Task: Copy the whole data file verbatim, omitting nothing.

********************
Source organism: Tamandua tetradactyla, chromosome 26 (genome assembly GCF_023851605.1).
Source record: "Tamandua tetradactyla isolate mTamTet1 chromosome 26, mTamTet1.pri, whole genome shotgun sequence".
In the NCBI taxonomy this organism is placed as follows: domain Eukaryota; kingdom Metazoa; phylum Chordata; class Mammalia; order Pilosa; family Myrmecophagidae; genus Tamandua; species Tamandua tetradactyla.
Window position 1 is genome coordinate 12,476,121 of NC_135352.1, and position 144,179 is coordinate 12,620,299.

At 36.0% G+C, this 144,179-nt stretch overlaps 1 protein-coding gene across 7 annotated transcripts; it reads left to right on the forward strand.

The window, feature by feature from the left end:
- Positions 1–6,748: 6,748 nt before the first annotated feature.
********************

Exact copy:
Source organism: Tamandua tetradactyla, chromosome 26 (genome assembly GCF_023851605.1).
Source record: "Tamandua tetradactyla isolate mTamTet1 chromosome 26, mTamTet1.pri, whole genome shotgun sequence".
In the NCBI taxonomy this organism is placed as follows: domain Eukaryota; kingdom Metazoa; phylum Chordata; class Mammalia; order Pilosa; family Myrmecophagidae; genus Tamandua; species Tamandua tetradactyla.
Window position 1 is genome coordinate 12,476,121 of NC_135352.1, and position 144,179 is coordinate 12,620,299.

At 36.0% G+C, this 144,179-nt stretch overlaps 1 protein-coding gene across 7 annotated transcripts; it reads left to right on the forward strand.

The window, feature by feature from the left end:
- Positions 1–6,748: 6,748 nt before the first annotated feature.